Since I started to work in aerospace R&D twenty-five years ago, a lot has changed with regard to the situation of women in our business community – on one hand. On the other, we can still often observe structures, a working culture, communication and behaviour, which is far away from being balanced and open to diversity.
To get the best talents working and leading our aerospace community, it continues to be vital to attract more girls to technical fields at a young age already.
Today, a significant number of women is visible in leading positions in the aerospace R&D (Anke Kaysser-Pyzalla, Sabine Klauke, Grazia Vittadini, to mention a few in alphabetical order), and they are stimulating other women to follow their careers in this sector, actively or just by being visible as role models. We also see more women pursuing university degrees in STEM fields and finishing their PhD degrees in engineering (from 11,3% in 2004 to 18,6% in 2019 in Germany according to the Federal Statistical Office). Even the number of female professors at universities offering aerospace engineering courses has increased from almost zero to about 14%. However, it is no secret that the so-called “leaky pipeline” still exists if we look at the percentage of women who graduate versus later career stages, e.g. post-docs, professors or industrial leadership positions.
However, the societal awareness, a growing exploitation of diversity benefits and a resulting bunch of measures to ease integrating professional and private live for all genders has improved the situation. In non-academic research institutions, the percentage of women in leading positions grew significantly, e.g. from 0,8% in 1995 to 21,1% in 2020 at the Helmholtz Association of German Research Centers, which also includes DLR. The picture is pretty similar for larger industrial companies where flexible working time models have been established a long time ago.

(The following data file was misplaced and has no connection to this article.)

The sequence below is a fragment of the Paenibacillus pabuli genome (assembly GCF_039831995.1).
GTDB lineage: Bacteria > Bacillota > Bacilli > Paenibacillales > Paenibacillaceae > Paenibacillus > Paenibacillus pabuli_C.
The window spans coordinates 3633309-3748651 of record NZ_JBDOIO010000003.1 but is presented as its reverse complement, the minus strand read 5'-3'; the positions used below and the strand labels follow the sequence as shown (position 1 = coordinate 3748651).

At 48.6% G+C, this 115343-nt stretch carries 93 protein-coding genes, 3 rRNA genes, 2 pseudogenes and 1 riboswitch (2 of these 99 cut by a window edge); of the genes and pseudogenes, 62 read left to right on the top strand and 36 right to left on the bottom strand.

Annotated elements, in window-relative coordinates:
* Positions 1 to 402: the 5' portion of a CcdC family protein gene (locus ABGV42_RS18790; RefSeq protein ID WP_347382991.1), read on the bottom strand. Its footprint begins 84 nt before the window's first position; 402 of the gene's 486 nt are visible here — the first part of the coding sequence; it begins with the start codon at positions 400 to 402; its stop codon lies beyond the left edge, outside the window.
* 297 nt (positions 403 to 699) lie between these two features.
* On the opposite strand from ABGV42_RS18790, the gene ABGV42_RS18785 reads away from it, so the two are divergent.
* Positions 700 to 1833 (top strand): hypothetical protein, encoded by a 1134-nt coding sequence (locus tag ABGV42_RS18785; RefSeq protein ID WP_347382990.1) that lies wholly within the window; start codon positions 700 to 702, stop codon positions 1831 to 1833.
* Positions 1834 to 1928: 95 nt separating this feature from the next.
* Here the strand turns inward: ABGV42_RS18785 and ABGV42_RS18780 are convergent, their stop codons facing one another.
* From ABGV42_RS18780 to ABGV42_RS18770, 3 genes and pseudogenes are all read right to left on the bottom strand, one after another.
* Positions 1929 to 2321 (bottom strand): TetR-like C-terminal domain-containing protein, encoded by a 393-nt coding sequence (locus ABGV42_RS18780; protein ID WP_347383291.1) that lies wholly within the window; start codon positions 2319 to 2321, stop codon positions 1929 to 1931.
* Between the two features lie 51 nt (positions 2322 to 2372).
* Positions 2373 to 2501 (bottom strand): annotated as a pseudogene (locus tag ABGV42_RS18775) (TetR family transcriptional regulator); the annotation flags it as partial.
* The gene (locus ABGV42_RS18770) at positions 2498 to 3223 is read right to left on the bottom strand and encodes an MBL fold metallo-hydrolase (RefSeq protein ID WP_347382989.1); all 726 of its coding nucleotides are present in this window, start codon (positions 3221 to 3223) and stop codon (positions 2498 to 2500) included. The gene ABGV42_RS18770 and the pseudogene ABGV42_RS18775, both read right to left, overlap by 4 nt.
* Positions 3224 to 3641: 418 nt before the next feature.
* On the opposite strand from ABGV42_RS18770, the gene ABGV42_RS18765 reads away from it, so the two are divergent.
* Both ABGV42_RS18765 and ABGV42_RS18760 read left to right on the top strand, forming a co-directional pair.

Nevertheless, quite often a “24/7 availability” demand and “warrior culture” still prevails, at least when it comes to leading positions. These can lead to dissatisfaction and makes some career paths unattractive in particular for women. So, one important aspect is to continue changing the working culture towards more cooperation, effective communication, and compliance with private interests. Besides this, more flexibility is needed as individual solutions can help to enable a better balance, like for example shared leadership positions, part-time leadership, or the automatic rotation of leading positions. Moreover, to get the best talents working and leading our aerospace community, it continues to be vital to attract more girls to technical fields at young age already, as teachers, parents, grand-parents, relatives, and friends. This is a task for all of us. If you didn’t start yet, please do so today.